Clutter may be impacting your health more than you think
Parents have enough to stress about without adding to it unnecessarily.
Stress-reduction techniques have been scattered throughout our previous articles (e.g. mind-body approaches, mindfulness practices, investing in self-care and ‘me’ time, strengthening relationships), however controlling some of the causes of our stress can also help us cope with the uncontrollable.
A disorganised, clutter-filled home is not only a symptom of stress but can also be another unnecessary source of stress, and can have a profound effect on mood, self-esteem and, subsequently, energy levels.
This is not to say that a parent’s home must always be clean and tidy (a near impossibility when you have children around!), however, our homes can easily become filled to the brim with ‘things’ we don’t really need or want. Without even noticing it, we surround ourselves with unnecessary, energy-draining clutter; clutter which creates a negative environment for those living within it.
The Side Effects of Clutter
- – Clutter bombards our minds with excessive stimuli (visual, tactile, etc.), causing our senses to work overtime on stimuli that aren’t necessary or important
- – When we’re surrounded by more things than we can manage, it sends a message that our life is out of control
- – The ongoing stress from clutter can even have negative effects on the immune system, heart, lungs and other key physiological functions
- – Being surrounded by clutter can make it difficult to truly unwind and relax
- – Attachment to clutter is an emotional condition that can bring with it embarrassment, stress and depression; at its worst, it becomes hoarding
- – Clutter can cause a cascade of negative emotions. For example, when looking at a messy closet you can feel stressed at the lack of organisation, guilty that you don’t wear half of what you own, and confused as to what kind of style you’re even going for
- – Clutter can hold us back from getting stuff done in life
The Benefits of Decluttering
- – Throwing away old things can give the mind clarity, focus, peace and balance
- – The ability to generate fresh energy, create mental and physical space, and release negative emotions
- – Less stuff means less to take care of, which means more time to spend elsewhere
- – More control over the environment means less physical and emotional stress
- – We feel stronger and more confident; less ashamed and guilty
- – A sense of freedom comes with regained control over life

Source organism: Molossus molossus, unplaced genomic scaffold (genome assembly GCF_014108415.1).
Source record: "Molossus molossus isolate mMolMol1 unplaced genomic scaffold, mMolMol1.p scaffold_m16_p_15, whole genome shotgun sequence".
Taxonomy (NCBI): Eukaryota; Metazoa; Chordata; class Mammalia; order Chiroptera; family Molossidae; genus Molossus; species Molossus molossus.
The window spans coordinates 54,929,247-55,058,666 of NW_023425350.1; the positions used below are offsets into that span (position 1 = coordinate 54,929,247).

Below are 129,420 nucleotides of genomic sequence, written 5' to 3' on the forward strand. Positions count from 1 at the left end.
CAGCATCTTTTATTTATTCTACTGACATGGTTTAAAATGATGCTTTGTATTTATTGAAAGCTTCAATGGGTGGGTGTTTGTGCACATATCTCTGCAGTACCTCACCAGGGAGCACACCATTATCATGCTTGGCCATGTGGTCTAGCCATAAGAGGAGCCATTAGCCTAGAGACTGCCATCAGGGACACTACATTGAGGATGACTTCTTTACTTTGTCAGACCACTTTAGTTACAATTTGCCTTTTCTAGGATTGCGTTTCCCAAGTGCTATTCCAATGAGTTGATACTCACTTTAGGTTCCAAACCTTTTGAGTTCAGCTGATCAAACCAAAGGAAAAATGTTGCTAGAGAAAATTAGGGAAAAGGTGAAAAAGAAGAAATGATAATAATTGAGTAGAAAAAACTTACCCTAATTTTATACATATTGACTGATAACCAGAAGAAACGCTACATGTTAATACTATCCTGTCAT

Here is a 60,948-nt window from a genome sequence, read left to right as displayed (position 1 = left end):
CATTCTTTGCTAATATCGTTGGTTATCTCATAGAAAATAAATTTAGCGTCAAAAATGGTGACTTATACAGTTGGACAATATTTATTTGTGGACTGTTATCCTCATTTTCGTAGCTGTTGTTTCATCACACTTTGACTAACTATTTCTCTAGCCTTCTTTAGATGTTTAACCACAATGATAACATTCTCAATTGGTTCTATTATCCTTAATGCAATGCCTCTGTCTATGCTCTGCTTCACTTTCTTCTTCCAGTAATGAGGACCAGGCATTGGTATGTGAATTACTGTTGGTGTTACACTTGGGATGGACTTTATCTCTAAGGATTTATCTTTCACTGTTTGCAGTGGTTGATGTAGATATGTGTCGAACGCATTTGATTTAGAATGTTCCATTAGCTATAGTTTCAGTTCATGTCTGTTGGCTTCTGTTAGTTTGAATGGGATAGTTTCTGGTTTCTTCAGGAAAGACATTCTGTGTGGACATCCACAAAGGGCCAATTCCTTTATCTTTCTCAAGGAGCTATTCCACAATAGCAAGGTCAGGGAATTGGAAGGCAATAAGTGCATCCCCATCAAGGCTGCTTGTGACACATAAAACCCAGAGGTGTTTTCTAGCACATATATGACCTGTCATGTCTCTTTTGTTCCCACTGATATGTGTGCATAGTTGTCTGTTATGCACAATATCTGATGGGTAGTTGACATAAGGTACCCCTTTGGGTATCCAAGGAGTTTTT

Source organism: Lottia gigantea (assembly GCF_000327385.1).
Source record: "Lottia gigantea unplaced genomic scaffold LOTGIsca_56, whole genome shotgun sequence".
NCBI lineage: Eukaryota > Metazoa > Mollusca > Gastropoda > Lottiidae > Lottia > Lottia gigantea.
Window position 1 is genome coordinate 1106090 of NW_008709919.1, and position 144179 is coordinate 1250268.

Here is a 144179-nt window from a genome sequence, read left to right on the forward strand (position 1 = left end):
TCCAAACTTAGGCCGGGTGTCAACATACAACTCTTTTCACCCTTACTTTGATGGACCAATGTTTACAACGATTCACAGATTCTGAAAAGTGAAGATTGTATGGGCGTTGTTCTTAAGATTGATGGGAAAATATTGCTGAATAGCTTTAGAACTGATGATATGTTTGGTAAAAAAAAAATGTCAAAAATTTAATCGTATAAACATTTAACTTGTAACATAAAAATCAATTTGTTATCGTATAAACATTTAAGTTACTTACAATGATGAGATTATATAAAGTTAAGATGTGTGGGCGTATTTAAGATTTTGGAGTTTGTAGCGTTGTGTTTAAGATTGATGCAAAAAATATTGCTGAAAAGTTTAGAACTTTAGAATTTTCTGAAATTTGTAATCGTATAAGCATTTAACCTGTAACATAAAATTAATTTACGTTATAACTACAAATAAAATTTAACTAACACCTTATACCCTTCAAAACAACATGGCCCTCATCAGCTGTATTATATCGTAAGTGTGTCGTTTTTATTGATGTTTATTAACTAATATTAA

- – We can concentrate for longer periods of time, because our brain is not trying to process the added stimuli
- – It can increase our quality of sleep as a result of decreased stress levels
- – Boosts to mood, and the moods of those around us
How to Declutter
Fortunately, unlike other more commonly recognised sources of stress, clutter is one of the easiest life stressors to fix. More and more people are starting to get on-board with reducing clutter, particularly with the rise in popularity of the show ‘Tidying Up with Marie Kondo’. Cleaning stuff out can be a hard task, however.
We may not be able to throw out, re-purpose, sell, donate, give away or recycle many things at the same time, so instead of setting aside a huge chunk of time to declutter, make it into a little challenge. This way, decluttering won’t seem like such a monumental task to fit into a busy life.
Here are 7 simple steps to get going with decluttering:
- 1. Start small, even if it’s only with a single drawer or cupboard. Starting with the bedroom is ideal, as it can help create a relaxing space that may be needed.
- 2. Make decluttering a quick 15-minute weekly routine, and schedule it in.
- 3. Get in the habit of putting things away where they belong, rather than ‘doing it later’, and ask the members of your household to do the same.
- 4. Store away rarely used items, and dispose or donate unused ones.
- 5. Use plenty of containers when storing items.
- 6. Have friends help, as they aren’t as attached to your things as you are.
- 7. Teach your kids to be responsible for their mess, and follow your ‘decluttering lead’.
Finally, here are a few additional helpful hints from others who have successfully built decluttering into their routine:
- – go through the wardrobe each season and donate any unused items from the previous season to charity
- – each December, go through the kids’ toys and find those that are unused or have no sentimental value, then have your kids come along to donate them to a local Christmas toy drive
- – regularly donate ‘play’ clothes that no longer fit the kids to local childcare centres to use as spares
- – look out for any charity call-outs for unwanted items to prompt a search of the house for anything that can be given to someone in need; which isn’t always possible, of course.
If you need any help with supporting employees to manage stress and clutter, or would like to know more about our parent support programs, then please give us a call today on 0402 294 953. We’d love the opportunity to help!